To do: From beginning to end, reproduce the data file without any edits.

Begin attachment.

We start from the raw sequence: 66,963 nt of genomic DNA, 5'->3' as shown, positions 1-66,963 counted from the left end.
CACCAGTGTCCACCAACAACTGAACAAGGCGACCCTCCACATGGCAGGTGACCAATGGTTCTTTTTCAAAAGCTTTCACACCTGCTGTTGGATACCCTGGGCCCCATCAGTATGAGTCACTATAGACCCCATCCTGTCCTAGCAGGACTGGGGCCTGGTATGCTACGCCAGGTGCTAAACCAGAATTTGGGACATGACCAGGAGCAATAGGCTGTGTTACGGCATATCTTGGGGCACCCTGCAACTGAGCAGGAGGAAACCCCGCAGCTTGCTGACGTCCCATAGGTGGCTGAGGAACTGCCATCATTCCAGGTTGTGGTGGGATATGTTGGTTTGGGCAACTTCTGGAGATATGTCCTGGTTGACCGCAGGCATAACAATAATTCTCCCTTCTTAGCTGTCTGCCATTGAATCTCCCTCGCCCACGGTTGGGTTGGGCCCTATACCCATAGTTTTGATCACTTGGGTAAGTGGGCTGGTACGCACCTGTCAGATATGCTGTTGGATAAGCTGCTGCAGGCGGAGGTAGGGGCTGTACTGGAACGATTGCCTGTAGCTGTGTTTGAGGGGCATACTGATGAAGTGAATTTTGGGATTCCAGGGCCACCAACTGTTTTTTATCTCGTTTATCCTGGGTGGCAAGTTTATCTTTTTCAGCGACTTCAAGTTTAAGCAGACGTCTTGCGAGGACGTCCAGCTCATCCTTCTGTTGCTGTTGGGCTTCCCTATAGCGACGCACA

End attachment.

We start from the raw sequence: 66,963 nt of genomic DNA, 5'->3' as shown, positions 1-66,963 counted from the left end.
CACCAGTGTCCACCAACAACTGAACAAGGCGACCCTCCACATGGCAGGTGACCAATGGTTCTTTTTCAAAAGCTTTCACACCTGCTGTTGGATACCCTGGGCCCCATCAGTATGAGTCACTATAGACCCCATCCTGTCCTAGCAGGACTGGGGCCTGGTATGCTACGCCAGGTGCTAAACCAGAATTTGGGACATGACCAGGAGCAATAGGCTGTGTTACGGCATATCTTGGGGCACCCTGCAACTGAGCAGGAGGAAACCCCGCAGCTTGCTGACGTCCCATAGGTGGCTGAGGAACTGCCATCATTCCAGGTTGTGGTGGGATATGTTGGTTTGGGCAACTTCTGGAGATATGTCCTGGTTGACCGCAGGCATAACAATAATTCTCCCTTCTTAGCTGTCTGCCATTGAATCTCCCTCGCCCACGGTTGGGTTGGGCCCTATACCCATAGTTTTGATCACTTGGGTAAGTGGGCTGGTACGCACCTGTCAGATATGCTGTTGGATAAGCTGCTGCAGGCGGAGGTAGGGGCTGTACTGGAACGATTGCCTGTAGCTGTGTTTGAGGGGCATACTGATGAAGTGAATTTTGGGATTCCAGGGCCACCAACTGTTTTTTATCTCGTTTATCCTGGGTGGCAAGTTTATCTTTTTCAGCGACTTCAAGTTTAAGCAGACGTCTTGCGAGGACGTCCAGCTCATCCTTCTGTTGCTGTTGGGCTTCCCTATAGCGACGCACA